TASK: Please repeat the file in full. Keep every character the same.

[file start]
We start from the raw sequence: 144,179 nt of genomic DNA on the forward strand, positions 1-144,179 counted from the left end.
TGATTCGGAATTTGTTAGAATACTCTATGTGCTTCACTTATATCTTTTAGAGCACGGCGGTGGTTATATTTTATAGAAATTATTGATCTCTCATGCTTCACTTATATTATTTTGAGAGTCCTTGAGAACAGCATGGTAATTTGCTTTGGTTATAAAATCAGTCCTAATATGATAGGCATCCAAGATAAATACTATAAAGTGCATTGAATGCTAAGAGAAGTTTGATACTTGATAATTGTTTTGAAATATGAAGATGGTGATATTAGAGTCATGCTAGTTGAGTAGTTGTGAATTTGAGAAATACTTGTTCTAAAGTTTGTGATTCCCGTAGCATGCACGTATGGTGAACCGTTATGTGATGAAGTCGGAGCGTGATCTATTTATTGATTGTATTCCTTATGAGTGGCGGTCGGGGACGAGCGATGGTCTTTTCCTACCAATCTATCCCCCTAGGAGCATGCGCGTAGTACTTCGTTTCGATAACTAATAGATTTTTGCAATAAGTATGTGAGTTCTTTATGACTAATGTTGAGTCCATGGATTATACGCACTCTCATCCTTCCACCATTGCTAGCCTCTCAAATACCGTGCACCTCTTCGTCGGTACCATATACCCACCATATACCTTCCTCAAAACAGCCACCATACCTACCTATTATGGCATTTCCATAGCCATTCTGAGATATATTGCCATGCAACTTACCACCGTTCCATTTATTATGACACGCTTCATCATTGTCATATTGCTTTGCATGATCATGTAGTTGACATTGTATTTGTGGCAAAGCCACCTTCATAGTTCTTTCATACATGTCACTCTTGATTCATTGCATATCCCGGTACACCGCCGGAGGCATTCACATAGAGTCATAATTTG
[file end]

We start from the raw sequence: 144,179 nt of genomic DNA on the forward strand, positions 1-144,179 counted from the left end.
TGATTCGGAATTTGTTAGAATACTCTATGTGCTTCACTTATATCTTTTAGAGCACGGCGGTGGTTATATTTTATAGAAATTATTGATCTCTCATGCTTCACTTATATTATTTTGAGAGTCCTTGAGAACAGCATGGTAATTTGCTTTGGTTATAAAATCAGTCCTAATATGATAGGCATCCAAGATAAATACTATAAAGTGCATTGAATGCTAAGAGAAGTTTGATACTTGATAATTGTTTTGAAATATGAAGATGGTGATATTAGAGTCATGCTAGTTGAGTAGTTGTGAATTTGAGAAATACTTGTTCTAAAGTTTGTGATTCCCGTAGCATGCACGTATGGTGAACCGTTATGTGATGAAGTCGGAGCGTGATCTATTTATTGATTGTATTCCTTATGAGTGGCGGTCGGGGACGAGCGATGGTCTTTTCCTACCAATCTATCCCCCTAGGAGCATGCGCGTAGTACTTCGTTTCGATAACTAATAGATTTTTGCAATAAGTATGTGAGTTCTTTATGACTAATGTTGAGTCCATGGATTATACGCACTCTCATCCTTCCACCATTGCTAGCCTCTCAAATACCGTGCACCTCTTCGTCGGTACCATATACCCACCATATACCTTCCTCAAAACAGCCACCATACCTACCTATTATGGCATTTCCATAGCCATTCTGAGATATATTGCCATGCAACTTACCACCGTTCCATTTATTATGACACGCTTCATCATTGTCATATTGCTTTGCATGATCATGTAGTTGACATTGTATTTGTGGCAAAGCCACCTTCATAGTTCTTTCATACATGTCACTCTTGATTCATTGCATATCCCGGTACACCGCCGGAGGCATTCACATAGAGTCATAATTTG